Canadian Forest Service Publications
Arthropod responses to harvesting and wildfire: Implications for emulation of natural disturbance in forest management. 2006. Buddle, C.M.; Langor, D.W.; Pohl, G.R.; Spence, J.R. Biological Conservation 128(3): 346-357.
Available from: Northern Forestry Centre
Catalog ID: 25952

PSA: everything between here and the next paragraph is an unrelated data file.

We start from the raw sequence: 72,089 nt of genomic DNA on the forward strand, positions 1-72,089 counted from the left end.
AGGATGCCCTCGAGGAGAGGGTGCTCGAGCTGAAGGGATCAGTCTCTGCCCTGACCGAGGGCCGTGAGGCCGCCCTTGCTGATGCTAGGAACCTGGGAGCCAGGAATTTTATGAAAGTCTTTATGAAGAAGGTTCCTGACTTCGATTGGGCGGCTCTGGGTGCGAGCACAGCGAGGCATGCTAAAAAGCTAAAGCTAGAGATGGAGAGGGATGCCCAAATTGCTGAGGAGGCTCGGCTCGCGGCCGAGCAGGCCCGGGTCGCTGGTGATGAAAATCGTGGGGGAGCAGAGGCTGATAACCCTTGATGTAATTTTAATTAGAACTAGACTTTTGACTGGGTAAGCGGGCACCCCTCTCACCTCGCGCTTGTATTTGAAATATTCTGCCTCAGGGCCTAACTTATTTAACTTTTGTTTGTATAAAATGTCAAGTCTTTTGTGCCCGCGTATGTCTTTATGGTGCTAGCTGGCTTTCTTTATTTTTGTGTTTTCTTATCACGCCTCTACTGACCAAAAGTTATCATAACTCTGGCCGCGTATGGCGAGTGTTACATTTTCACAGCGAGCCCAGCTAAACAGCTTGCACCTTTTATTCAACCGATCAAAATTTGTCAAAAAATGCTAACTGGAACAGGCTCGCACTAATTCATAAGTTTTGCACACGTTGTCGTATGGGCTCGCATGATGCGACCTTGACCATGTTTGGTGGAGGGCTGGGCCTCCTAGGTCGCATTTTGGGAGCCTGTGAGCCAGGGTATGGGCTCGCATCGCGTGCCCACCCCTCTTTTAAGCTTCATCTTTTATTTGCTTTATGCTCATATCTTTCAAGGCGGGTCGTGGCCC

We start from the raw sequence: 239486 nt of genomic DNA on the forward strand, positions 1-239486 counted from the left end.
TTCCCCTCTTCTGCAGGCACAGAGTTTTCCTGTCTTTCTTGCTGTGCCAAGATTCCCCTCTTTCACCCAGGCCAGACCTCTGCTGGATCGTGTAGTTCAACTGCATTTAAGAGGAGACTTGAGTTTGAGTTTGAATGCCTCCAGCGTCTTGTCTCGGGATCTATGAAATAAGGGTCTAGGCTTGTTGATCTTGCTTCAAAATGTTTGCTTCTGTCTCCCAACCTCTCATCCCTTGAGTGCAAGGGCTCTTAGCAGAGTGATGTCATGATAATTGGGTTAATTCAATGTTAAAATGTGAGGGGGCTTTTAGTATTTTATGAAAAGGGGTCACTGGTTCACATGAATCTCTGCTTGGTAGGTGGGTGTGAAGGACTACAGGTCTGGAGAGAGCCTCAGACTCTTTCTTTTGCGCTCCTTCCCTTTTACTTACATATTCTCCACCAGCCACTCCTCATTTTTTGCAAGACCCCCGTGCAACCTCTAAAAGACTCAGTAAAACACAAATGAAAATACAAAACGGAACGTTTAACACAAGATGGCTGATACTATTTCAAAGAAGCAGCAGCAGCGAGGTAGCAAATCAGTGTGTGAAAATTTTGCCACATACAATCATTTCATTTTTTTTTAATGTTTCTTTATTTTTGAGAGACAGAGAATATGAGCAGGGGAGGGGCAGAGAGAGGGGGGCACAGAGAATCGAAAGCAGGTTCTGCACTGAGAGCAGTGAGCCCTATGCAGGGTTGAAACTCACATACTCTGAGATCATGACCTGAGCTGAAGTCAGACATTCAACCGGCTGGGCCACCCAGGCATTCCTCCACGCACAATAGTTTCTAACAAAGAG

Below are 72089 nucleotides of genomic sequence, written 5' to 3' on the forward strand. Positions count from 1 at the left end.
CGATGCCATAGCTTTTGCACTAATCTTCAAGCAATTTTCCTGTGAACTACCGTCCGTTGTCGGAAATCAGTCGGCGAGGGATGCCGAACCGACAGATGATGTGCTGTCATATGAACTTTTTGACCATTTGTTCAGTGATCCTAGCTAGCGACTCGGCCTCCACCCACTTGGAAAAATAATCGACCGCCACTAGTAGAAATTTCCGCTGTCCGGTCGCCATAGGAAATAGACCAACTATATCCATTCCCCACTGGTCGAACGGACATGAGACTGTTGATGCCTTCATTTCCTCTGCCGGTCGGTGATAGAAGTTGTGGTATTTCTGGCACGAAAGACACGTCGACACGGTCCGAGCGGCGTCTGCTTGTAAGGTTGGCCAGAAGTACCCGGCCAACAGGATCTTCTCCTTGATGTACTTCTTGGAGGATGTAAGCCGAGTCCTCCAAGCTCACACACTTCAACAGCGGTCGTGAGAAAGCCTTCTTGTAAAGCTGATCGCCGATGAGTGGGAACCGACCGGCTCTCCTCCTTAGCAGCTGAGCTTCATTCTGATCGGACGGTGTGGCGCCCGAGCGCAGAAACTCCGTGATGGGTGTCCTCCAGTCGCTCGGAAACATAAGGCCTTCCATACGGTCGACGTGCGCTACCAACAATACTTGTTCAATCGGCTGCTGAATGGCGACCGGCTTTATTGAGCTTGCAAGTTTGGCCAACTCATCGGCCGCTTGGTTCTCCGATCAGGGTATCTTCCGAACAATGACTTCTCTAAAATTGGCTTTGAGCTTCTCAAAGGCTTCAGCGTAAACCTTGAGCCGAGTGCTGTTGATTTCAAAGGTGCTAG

Although natural disturbance has been widely adopted as a template for forest management that protects biodiversity, this hypothesis has not been adequately tested. We compared litter-dwelling arthropod assemblages (Coleoptera: Carabidae and Staphylinidae; Araneae) in aspen-dominated stands originating as clear-cuts or wildfires across three age classes (1–2, 14–15, and 28–29 years old) to test whether the post-harvest and post-fire assemblages converged following disturbances, and to compare faunal succession. These findings were compared to data about epigaeic arthropods in old and mature pyrogenic aspen stands (>70 years old) to determine whether diversity and community composition of arthropods from the younger age-classes approached what may have been typical predisturbance conditions. The resulting data-set of almost 27,000 arthropods and 230 species showed convergence in most taxa, and some general similarities between 28- and 29-year-old stands and old and mature stands. However, not all taxa responded similarly, and faunal succession following clear-cutting appeared to progress more rapidly than following wildfire. Rarefaction-estimated diversity was elevated in 1–2-year-old stands, compared to unharvested stands, reflecting a mix of closed-canopy and open-habitat species. Nonmetric multi-dimensional scaling ordinations showed that samples from young wildfire disturbed stands (1–2 years old) included more variable assemblages than all other study sites, and contained species that may depend on unique post-fire habitat characteristics. The fauna of old and mature stands exhibited low diversity, but contained species with limited dispersal abilities, and species tied to old-growth habitats such as dead wood. Harvesting systems that do not allow adequate recovery following a first harvesting pass, or do not maintain microhabitat features associated with older fire-origin forests, may threaten persistence of some elements of boreal arthropod faunas.
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